In the Marvel Cinematic Universe, there is only one character Brie Larson hopes to battle.
BEVERLY HILLS — Brie Larson is demanding more diversity in film reviews.
The future “Captain Marvel” star used her platform Wednesday night at the Women in Film Crystal + Lucy Awards to drive home new statistics highlighting the dearth of women and minority film critics.
In 2017, only 2.5 % of top critics in 2017 were women of color, she noted.
“I don’t need a 40-year-old white dude to tell me what didn’t work about ‘A Wrinkle in Time,’ ” said Larson. “It wasn’t made for him! I want to know what it meant to women of color, biracial women, to teen women of color.”
Larson clarified: “Am I saying I hate white dudes? No, I am not. What I am saying is if you make a movie that is a love letter to women of color, there is an insanely low chance a woman of color will have a chance to see your movie, and review your movie.”
The Hollywood star based her speech on a study released Monday by the University of Southern California’s Annenberg Inclusion Initiative, which found that nearly 80 percent of film critics who reviewed last year’s top box-office hits were male.
“It really sucks that reviews matter – but reviews matter,” said Larson. “Good reviews out of festivals give small, independent films a fighting chance to be bought and seen. Good reviews help films gross money, good reviews slingshot films into awards contenders.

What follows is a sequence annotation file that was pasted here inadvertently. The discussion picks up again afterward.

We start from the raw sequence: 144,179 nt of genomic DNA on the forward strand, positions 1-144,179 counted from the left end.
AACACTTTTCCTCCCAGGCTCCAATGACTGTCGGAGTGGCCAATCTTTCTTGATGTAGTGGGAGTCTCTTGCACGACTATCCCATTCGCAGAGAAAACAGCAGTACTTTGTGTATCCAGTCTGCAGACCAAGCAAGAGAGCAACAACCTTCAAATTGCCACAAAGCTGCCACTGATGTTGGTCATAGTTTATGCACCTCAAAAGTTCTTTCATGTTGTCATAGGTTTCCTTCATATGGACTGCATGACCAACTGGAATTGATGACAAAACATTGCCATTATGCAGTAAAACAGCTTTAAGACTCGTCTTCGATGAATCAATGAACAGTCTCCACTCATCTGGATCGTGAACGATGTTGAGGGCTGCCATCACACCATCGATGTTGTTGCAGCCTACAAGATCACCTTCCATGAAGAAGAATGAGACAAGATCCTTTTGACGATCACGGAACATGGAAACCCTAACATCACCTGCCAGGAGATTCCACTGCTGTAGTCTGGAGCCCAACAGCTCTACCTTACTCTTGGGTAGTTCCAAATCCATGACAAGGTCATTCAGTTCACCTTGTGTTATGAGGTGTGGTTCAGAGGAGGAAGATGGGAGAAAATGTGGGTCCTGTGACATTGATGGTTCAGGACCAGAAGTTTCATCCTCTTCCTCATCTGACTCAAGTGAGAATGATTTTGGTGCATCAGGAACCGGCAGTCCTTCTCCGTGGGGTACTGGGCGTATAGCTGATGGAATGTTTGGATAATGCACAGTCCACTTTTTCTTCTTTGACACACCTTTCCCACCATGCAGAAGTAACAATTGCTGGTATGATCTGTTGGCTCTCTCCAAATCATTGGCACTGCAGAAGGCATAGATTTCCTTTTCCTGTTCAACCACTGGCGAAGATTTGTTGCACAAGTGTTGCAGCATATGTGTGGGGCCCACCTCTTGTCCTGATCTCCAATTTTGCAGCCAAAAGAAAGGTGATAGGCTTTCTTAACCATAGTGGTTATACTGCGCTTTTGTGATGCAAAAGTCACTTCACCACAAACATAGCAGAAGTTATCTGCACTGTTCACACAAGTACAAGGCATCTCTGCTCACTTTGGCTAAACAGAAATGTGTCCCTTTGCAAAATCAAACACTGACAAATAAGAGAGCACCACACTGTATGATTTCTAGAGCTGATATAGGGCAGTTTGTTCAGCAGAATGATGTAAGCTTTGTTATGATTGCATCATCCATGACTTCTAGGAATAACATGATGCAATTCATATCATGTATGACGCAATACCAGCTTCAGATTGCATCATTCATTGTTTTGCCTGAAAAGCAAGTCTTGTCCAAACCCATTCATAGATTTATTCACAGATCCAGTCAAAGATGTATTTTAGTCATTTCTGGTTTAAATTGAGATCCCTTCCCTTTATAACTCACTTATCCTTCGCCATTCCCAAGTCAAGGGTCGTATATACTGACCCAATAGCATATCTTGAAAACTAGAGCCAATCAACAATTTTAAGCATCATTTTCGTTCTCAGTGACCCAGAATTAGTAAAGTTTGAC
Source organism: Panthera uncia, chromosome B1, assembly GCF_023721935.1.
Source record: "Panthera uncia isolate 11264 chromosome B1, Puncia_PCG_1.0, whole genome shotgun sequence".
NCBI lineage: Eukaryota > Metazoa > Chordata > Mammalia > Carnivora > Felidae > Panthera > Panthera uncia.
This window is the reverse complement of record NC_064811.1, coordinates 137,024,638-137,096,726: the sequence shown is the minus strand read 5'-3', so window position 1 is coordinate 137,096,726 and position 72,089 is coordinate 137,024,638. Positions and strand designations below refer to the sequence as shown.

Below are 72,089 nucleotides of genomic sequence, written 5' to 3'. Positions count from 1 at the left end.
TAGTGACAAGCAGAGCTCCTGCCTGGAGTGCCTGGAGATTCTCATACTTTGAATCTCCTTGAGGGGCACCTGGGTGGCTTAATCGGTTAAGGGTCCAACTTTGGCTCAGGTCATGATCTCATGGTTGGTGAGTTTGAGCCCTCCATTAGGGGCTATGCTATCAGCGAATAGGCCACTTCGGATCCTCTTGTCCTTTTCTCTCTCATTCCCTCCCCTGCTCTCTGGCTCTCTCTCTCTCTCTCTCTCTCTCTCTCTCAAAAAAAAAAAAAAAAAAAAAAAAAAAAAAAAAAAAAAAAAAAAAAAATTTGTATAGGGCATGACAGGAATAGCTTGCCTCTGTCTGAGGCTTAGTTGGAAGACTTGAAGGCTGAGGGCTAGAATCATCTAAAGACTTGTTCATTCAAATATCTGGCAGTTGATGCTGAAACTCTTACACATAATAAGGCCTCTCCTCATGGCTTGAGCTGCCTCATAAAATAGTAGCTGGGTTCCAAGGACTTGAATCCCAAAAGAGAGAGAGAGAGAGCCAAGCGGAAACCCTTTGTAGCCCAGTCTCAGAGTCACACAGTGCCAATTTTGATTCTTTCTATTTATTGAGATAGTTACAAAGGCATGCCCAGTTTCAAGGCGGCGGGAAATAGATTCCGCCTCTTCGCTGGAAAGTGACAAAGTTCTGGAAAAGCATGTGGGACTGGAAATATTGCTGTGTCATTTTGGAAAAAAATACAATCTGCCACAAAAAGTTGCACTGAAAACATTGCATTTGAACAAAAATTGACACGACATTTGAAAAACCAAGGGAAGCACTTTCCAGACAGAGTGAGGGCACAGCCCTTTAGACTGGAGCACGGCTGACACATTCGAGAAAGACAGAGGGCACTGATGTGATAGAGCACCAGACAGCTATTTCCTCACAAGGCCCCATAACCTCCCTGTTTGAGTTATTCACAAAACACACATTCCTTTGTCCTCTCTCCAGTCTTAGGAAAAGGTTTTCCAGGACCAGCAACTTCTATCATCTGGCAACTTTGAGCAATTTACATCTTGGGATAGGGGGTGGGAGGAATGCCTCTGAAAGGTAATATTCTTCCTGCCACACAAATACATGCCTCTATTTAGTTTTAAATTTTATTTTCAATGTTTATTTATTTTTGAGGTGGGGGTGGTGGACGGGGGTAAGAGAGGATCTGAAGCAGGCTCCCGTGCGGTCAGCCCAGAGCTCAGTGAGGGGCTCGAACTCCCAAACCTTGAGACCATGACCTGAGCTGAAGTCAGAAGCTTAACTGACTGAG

“A good review can change your life,” continued Larson, who sprang from the indie breakout “Room” to Oscar gold. “It changed mine.”
In a room full of executives, managers and publicists, Larson called for studios to screen their films for underrepresented critics and include them in their junkets.
She also announced that the Sundance and Toronto film festivals will both allocate 20 percent of press credentials to underrepresented journalists going forward.
Frances McDormand kicked off the evening by speaking of how she came to learn of inclusion riders, a concept she brought to the Oscar stage this past year with a memorable mic drop. That night, “I got flustered and I improvised,” she said. “Now I know a lot more.” McDormand then brought Dr. Stacy L. Smith, who coined the term, on stage.
Also honored Wednesday night were the women of “Black Panther,” ABC president Channing Dungey, actress Alexandra Shipp and the Grammy-winning songwriting producers Nova Wav (Denisia “Blu June” Andrews and Brittany “Chi” Coney).
“When we see things that are happening around us that are counter to our values and our beliefs, our actions must match our words,” Dungey said.
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